For her part, Robbie steals the show against the veteran Smith. There’s a hint of her Naomi from The Wolf of Wall Street; she’s the honeypot whose beauty rocking a bikini distracts sex-crazed men (or a pretty skeezy Robert Taylor). The brunt of this happens once the two go their separate ways. But, like with Jupiter Ascending, Robbie plays the “blind mouse” too often, aka the one not privy to all the information and often utilized to distract other men with her hysterics. This works greatly during the Super Bowl betting sequence, but runs out of steam, and looks like a total lack of confidence in the character, during the climax con. Too often, Nicky – and the script – find Jess too inept for any big cons, yet provides no reason for why that is. The script wants us to believe it’s because she’s an amateur, but when Nicky’s right hand man (Adrian Martinez) is privy to and is given more to do that seems moot. Robbie works with what she has, and it’s because of her tenacity within the role that you applaud her for trying to make a mark in a role that Stone would have played contentedly.
Like with Robbie’s character, the script, filled with humorous asides and some great classic-style dialogue exchanges, has a tendency to repeat what works, leading to two very distinct halves of the film. The first half deals with Jess and Nicky’s introduction and the fleecing of Super Bowl attendees (unlike Hot Tub Time Machine 2, this movie makes a point of giving a reason for being filmed in New Orleans). The network of con artists Nicky employs shows the grift as a network of survival, a corporation of sorts, and not of living high on the hog. Thus, according to Nicky, the “long con,” the one big score that allows for retirement, is a fantasy. The movie has a great series of bait and switches leading up to Nicky’s big betting sequence against B.D. Wong’s Liyuan. This is a great conman sequence where the suspense is ratcheted up methodically before leading to a reveal you don’t expect. By the time this happens in the last half, it feels tired because not that sense of deliberateness, especially taking into account Nicky and Jess haven’t seen each other in three years. The first half relies on skill, the second on pure coincidence, and it leads to a rather uneven mix.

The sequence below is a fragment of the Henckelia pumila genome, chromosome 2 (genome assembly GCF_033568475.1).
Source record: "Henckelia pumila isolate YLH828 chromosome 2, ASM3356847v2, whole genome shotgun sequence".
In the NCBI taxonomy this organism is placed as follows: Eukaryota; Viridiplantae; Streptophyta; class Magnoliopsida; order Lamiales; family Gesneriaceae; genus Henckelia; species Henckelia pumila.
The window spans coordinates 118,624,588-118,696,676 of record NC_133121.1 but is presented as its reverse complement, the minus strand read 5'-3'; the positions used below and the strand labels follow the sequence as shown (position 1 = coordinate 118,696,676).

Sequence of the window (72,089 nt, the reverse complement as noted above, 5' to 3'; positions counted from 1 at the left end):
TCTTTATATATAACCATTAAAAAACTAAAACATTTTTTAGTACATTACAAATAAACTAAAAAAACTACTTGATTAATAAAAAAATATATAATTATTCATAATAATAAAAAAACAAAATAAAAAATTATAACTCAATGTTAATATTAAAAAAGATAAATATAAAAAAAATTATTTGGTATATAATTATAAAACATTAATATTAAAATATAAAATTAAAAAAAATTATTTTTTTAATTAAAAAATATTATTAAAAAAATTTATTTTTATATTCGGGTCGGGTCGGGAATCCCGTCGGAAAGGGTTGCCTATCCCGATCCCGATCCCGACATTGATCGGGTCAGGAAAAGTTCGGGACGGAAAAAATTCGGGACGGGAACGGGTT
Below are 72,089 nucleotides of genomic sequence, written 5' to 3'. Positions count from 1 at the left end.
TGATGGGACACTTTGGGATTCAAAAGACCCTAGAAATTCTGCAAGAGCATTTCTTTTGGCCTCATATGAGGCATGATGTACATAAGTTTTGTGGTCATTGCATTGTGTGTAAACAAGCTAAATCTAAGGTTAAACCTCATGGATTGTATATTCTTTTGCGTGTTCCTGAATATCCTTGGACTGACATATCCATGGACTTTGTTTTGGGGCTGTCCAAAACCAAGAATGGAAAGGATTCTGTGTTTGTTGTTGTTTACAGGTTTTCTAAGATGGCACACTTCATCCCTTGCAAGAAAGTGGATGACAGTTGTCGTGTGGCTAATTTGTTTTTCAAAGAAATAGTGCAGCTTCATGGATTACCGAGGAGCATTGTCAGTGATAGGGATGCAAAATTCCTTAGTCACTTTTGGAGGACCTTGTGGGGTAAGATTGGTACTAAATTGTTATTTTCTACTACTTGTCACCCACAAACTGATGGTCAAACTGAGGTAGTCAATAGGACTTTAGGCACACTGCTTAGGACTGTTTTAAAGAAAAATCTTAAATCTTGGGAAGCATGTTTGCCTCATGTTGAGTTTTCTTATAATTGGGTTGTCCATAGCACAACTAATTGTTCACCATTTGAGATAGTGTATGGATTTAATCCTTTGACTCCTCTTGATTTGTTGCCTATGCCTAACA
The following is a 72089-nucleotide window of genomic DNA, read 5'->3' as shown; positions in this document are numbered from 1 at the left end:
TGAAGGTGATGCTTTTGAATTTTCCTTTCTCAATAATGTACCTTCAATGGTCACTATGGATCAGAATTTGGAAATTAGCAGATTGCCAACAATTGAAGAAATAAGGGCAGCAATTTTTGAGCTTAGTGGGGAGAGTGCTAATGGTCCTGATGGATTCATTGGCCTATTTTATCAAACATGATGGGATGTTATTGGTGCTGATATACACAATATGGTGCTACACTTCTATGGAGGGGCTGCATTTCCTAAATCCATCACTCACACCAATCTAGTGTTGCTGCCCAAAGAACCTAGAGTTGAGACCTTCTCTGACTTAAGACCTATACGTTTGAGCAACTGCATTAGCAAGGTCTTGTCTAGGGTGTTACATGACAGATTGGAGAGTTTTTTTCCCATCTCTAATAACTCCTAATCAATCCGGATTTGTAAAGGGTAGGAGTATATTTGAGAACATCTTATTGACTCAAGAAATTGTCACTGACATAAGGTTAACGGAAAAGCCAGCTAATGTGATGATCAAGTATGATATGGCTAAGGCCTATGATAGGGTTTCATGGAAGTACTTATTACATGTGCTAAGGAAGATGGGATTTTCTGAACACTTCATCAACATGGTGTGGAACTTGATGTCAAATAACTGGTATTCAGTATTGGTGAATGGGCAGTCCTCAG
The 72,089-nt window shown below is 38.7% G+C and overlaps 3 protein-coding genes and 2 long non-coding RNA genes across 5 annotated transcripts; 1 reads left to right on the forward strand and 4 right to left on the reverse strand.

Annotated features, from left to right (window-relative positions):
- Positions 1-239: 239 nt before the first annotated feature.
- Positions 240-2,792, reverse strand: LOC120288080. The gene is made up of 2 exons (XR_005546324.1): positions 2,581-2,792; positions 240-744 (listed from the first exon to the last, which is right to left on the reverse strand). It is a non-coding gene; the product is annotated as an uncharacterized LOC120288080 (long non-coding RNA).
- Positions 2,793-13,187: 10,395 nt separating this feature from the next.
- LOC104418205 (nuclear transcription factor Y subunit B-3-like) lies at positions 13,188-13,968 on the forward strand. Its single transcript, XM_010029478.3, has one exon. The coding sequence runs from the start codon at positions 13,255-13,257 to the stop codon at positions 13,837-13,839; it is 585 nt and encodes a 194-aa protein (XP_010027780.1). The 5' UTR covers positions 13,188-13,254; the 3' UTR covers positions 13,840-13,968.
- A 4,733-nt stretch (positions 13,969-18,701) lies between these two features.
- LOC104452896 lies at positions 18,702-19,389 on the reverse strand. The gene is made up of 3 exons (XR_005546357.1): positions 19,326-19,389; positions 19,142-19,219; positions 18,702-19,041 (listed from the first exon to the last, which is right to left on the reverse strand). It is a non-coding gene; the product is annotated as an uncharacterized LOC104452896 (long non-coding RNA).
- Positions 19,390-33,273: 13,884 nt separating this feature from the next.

Despite the two divergent halves, a lack of “focus” if you will, Focus is an incredibly engaging con dramedy. Robbie and Smith are fantastic (and Smith shows he’s still got it!). It isn’t Ficarra and Requa’s best script but they certainly know how these movies should go and do their utmost to keep audiences from seeing the same thing. Too often con films feel staid and dry, but Focus is fresh, flashy, and just plain fun.